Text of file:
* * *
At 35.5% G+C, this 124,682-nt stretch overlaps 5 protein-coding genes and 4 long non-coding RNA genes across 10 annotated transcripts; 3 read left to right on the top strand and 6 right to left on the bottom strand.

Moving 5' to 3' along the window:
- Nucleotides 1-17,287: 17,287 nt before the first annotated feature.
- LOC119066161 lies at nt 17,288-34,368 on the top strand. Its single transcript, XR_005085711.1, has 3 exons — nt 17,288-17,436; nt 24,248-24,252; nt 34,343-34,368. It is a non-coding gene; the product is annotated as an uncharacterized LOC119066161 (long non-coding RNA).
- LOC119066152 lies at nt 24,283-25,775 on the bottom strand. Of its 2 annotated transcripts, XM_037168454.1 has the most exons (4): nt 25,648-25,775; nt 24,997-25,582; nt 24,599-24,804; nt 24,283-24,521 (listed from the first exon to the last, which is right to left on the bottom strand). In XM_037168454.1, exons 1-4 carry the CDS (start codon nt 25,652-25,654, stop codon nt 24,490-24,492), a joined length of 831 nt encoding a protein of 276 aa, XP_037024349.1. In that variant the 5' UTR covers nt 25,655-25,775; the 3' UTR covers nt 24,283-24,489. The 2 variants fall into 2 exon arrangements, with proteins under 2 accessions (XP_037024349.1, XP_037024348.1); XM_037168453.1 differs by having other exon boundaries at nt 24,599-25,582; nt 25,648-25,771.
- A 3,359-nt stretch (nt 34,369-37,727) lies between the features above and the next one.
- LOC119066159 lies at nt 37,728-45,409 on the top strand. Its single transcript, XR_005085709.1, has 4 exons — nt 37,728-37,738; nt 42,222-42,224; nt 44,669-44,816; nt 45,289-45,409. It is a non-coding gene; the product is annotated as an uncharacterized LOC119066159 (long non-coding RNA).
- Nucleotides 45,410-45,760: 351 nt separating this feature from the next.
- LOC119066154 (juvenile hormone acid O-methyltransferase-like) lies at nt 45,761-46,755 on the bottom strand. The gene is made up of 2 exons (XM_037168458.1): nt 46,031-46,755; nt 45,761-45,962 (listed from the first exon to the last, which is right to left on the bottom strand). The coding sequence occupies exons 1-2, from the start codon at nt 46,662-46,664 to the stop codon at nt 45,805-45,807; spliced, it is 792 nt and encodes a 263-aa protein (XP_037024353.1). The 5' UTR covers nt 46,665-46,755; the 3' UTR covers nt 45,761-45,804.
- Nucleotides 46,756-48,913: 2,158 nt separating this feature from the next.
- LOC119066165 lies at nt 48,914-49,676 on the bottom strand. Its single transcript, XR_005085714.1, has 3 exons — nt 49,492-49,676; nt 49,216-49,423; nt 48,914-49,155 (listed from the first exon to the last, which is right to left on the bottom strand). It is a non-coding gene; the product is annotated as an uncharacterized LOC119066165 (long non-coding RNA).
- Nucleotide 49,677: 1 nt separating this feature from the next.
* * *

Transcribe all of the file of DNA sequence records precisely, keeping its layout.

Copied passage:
At 35.5% G+C, this 124,682-nt stretch overlaps 5 protein-coding genes and 4 long non-coding RNA genes across 10 annotated transcripts; 3 read left to right on the top strand and 6 right to left on the bottom strand.

Moving 5' to 3' along the window:
- Nucleotides 1-17,287: 17,287 nt before the first annotated feature.
- LOC119066161 lies at nt 17,288-34,368 on the top strand. Its single transcript, XR_005085711.1, has 3 exons — nt 17,288-17,436; nt 24,248-24,252; nt 34,343-34,368. It is a non-coding gene; the product is annotated as an uncharacterized LOC119066161 (long non-coding RNA).
- LOC119066152 lies at nt 24,283-25,775 on the bottom strand. Of its 2 annotated transcripts, XM_037168454.1 has the most exons (4): nt 25,648-25,775; nt 24,997-25,582; nt 24,599-24,804; nt 24,283-24,521 (listed from the first exon to the last, which is right to left on the bottom strand). In XM_037168454.1, exons 1-4 carry the CDS (start codon nt 25,652-25,654, stop codon nt 24,490-24,492), a joined length of 831 nt encoding a protein of 276 aa, XP_037024349.1. In that variant the 5' UTR covers nt 25,655-25,775; the 3' UTR covers nt 24,283-24,489. The 2 variants fall into 2 exon arrangements, with proteins under 2 accessions (XP_037024349.1, XP_037024348.1); XM_037168453.1 differs by having other exon boundaries at nt 24,599-25,582; nt 25,648-25,771.
- A 3,359-nt stretch (nt 34,369-37,727) lies between the features above and the next one.
- LOC119066159 lies at nt 37,728-45,409 on the top strand. Its single transcript, XR_005085709.1, has 4 exons — nt 37,728-37,738; nt 42,222-42,224; nt 44,669-44,816; nt 45,289-45,409. It is a non-coding gene; the product is annotated as an uncharacterized LOC119066159 (long non-coding RNA).
- Nucleotides 45,410-45,760: 351 nt separating this feature from the next.
- LOC119066154 (juvenile hormone acid O-methyltransferase-like) lies at nt 45,761-46,755 on the bottom strand. The gene is made up of 2 exons (XM_037168458.1): nt 46,031-46,755; nt 45,761-45,962 (listed from the first exon to the last, which is right to left on the bottom strand). The coding sequence occupies exons 1-2, from the start codon at nt 46,662-46,664 to the stop codon at nt 45,805-45,807; spliced, it is 792 nt and encodes a 263-aa protein (XP_037024353.1). The 5' UTR covers nt 46,665-46,755; the 3' UTR covers nt 45,761-45,804.
- Nucleotides 46,756-48,913: 2,158 nt separating this feature from the next.
- LOC119066165 lies at nt 48,914-49,676 on the bottom strand. Its single transcript, XR_005085714.1, has 3 exons — nt 49,492-49,676; nt 49,216-49,423; nt 48,914-49,155 (listed from the first exon to the last, which is right to left on the bottom strand). It is a non-coding gene; the product is annotated as an uncharacterized LOC119066165 (long non-coding RNA).
- Nucleotide 49,677: 1 nt separating this feature from the next.